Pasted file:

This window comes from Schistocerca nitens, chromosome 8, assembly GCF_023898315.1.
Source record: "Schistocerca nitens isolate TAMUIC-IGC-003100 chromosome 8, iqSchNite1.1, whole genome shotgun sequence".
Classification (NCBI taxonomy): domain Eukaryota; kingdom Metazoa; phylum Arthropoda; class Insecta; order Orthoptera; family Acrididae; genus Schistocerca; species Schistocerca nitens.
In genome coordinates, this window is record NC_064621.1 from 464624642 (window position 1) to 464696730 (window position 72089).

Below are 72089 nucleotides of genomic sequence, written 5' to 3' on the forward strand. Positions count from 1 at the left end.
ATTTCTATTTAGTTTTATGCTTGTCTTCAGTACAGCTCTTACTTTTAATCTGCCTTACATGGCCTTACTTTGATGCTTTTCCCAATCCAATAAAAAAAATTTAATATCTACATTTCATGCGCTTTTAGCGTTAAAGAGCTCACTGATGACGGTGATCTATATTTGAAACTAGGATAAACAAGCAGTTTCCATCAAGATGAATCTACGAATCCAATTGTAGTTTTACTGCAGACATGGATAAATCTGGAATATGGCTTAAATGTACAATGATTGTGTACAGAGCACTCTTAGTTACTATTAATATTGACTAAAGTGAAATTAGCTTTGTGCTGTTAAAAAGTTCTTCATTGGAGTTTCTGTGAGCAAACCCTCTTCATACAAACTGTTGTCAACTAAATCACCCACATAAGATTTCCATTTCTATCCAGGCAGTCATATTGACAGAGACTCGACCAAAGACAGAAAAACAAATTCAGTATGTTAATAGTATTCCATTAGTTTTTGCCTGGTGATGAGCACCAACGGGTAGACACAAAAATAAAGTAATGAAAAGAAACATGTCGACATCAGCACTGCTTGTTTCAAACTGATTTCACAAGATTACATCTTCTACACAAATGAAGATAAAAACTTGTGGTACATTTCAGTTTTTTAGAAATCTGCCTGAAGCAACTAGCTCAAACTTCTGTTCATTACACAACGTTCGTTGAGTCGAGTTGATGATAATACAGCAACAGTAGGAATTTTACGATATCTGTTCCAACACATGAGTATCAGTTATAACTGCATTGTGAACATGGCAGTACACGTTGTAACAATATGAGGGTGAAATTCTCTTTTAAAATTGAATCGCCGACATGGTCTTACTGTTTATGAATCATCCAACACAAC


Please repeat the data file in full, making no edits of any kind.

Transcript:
This window comes from Schistocerca nitens, chromosome 8, assembly GCF_023898315.1.
Source record: "Schistocerca nitens isolate TAMUIC-IGC-003100 chromosome 8, iqSchNite1.1, whole genome shotgun sequence".
Classification (NCBI taxonomy): domain Eukaryota; kingdom Metazoa; phylum Arthropoda; class Insecta; order Orthoptera; family Acrididae; genus Schistocerca; species Schistocerca nitens.
In genome coordinates, this window is record NC_064621.1 from 464624642 (window position 1) to 464696730 (window position 72089).

Below are 72089 nucleotides of genomic sequence, written 5' to 3' on the forward strand. Positions count from 1 at the left end.
ATTTCTATTTAGTTTTATGCTTGTCTTCAGTACAGCTCTTACTTTTAATCTGCCTTACATGGCCTTACTTTGATGCTTTTCCCAATCCAATAAAAAAAATTTAATATCTACATTTCATGCGCTTTTAGCGTTAAAGAGCTCACTGATGACGGTGATCTATATTTGAAACTAGGATAAACAAGCAGTTTCCATCAAGATGAATCTACGAATCCAATTGTAGTTTTACTGCAGACATGGATAAATCTGGAATATGGCTTAAATGTACAATGATTGTGTACAGAGCACTCTTAGTTACTATTAATATTGACTAAAGTGAAATTAGCTTTGTGCTGTTAAAAAGTTCTTCATTGGAGTTTCTGTGAGCAAACCCTCTTCATACAAACTGTTGTCAACTAAATCACCCACATAAGATTTCCATTTCTATCCAGGCAGTCATATTGACAGAGACTCGACCAAAGACAGAAAAACAAATTCAGTATGTTAATAGTATTCCATTAGTTTTTGCCTGGTGATGAGCACCAACGGGTAGACACAAAAATAAAGTAATGAAAAGAAACATGTCGACATCAGCACTGCTTGTTTCAAACTGATTTCACAAGATTACATCTTCTACACAAATGAAGATAAAAACTTGTGGTACATTTCAGTTTTTTAGAAATCTGCCTGAAGCAACTAGCTCAAACTTCTGTTCATTACACAACGTTCGTTGAGTCGAGTTGATGATAATACAGCAACAGTAGGAATTTTACGATATCTGTTCCAACACATGAGTATCAGTTATAACTGCATTGTGAACATGGCAGTACACGTTGTAACAATATGAGGGTGAAATTCTCTTTTAAAATTGAATCGCCGACATGGTCTTACTGTTTATGAATCATCCAACACAAC